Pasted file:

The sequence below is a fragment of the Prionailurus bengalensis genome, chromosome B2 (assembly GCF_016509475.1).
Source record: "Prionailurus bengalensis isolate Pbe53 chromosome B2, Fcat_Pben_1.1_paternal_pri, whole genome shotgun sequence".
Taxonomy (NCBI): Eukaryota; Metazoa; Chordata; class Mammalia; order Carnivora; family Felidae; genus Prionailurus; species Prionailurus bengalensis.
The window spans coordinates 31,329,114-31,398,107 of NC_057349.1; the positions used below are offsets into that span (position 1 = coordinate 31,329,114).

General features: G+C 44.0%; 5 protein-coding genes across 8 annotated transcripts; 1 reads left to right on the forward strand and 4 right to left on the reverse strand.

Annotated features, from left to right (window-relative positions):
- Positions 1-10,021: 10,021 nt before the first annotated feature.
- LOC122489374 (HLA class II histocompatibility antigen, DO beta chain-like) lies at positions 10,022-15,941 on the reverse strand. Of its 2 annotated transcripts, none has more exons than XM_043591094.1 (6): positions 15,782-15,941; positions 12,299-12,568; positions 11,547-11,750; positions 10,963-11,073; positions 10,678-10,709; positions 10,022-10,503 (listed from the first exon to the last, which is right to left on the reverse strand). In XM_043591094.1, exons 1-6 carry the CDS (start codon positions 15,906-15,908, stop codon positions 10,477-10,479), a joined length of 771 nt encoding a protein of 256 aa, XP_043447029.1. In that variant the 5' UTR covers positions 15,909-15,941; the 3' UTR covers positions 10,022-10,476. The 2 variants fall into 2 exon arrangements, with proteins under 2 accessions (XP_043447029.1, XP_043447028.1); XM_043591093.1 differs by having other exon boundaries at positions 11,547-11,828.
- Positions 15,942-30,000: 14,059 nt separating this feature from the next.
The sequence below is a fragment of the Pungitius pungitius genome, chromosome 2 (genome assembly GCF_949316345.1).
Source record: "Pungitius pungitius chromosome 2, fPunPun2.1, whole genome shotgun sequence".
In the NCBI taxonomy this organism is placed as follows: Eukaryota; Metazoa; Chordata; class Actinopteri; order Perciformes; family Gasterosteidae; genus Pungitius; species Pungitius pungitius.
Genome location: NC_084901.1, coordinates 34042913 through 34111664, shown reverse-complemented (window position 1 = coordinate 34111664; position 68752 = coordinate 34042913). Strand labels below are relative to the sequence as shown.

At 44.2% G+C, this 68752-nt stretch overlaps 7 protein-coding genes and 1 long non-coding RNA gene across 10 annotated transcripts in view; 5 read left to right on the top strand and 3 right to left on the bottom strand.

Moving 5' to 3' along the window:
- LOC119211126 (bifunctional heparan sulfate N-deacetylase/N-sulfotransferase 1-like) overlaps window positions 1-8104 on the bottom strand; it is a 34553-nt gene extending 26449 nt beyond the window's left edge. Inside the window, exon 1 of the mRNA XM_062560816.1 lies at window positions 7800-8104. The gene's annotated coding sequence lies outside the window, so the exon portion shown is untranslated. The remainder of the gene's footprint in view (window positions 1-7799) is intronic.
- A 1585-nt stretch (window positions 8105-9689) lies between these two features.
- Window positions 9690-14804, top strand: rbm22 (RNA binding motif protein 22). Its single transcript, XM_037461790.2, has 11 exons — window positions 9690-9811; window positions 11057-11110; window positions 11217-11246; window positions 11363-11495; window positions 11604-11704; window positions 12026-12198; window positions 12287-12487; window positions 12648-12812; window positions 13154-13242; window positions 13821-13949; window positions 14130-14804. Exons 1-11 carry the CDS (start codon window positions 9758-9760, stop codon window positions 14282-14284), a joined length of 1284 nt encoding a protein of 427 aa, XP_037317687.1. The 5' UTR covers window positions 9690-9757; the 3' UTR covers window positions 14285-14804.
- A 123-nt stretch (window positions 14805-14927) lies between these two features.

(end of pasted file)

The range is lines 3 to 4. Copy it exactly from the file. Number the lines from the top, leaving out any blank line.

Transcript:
Taxonomy (NCBI): Eukaryota; Metazoa; Chordata; class Mammalia; order Carnivora; family Felidae; genus Prionailurus; species Prionailurus bengalensis.
The window spans coordinates 31,329,114-31,398,107 of NC_057349.1; the positions used below are offsets into that span (position 1 = coordinate 31,329,114).